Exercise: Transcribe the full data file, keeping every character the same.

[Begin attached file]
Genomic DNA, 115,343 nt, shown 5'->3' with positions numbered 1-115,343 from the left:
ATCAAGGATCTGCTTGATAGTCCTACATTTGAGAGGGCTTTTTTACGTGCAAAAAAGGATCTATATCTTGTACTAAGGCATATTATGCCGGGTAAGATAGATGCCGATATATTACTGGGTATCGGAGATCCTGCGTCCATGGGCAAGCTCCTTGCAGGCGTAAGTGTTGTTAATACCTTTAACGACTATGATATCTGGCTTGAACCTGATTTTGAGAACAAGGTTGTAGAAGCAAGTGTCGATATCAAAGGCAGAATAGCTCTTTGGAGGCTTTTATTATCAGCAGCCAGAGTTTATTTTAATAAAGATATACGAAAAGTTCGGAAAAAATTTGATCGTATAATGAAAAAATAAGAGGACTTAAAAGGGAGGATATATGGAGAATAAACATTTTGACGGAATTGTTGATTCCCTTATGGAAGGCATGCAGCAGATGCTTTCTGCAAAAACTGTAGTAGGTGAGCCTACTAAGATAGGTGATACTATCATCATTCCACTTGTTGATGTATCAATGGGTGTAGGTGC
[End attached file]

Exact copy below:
Genomic DNA, 115,343 nt, shown 5'->3' with positions numbered 1-115,343 from the left:
ATCAAGGATCTGCTTGATAGTCCTACATTTGAGAGGGCTTTTTTACGTGCAAAAAAGGATCTATATCTTGTACTAAGGCATATTATGCCGGGTAAGATAGATGCCGATATATTACTGGGTATCGGAGATCCTGCGTCCATGGGCAAGCTCCTTGCAGGCGTAAGTGTTGTTAATACCTTTAACGACTATGATATCTGGCTTGAACCTGATTTTGAGAACAAGGTTGTAGAAGCAAGTGTCGATATCAAAGGCAGAATAGCTCTTTGGAGGCTTTTATTATCAGCAGCCAGAGTTTATTTTAATAAAGATATACGAAAAGTTCGGAAAAAATTTGATCGTATAATGAAAAAATAAGAGGACTTAAAAGGGAGGATATATGGAGAATAAACATTTTGACGGAATTGTTGATTCCCTTATGGAAGGCATGCAGCAGATGCTTTCTGCAAAAACTGTAGTAGGTGAGCCTACTAAGATAGGTGATACTATCATCATTCCACTTGTTGATGTATCAATGGGTGTAGGTGC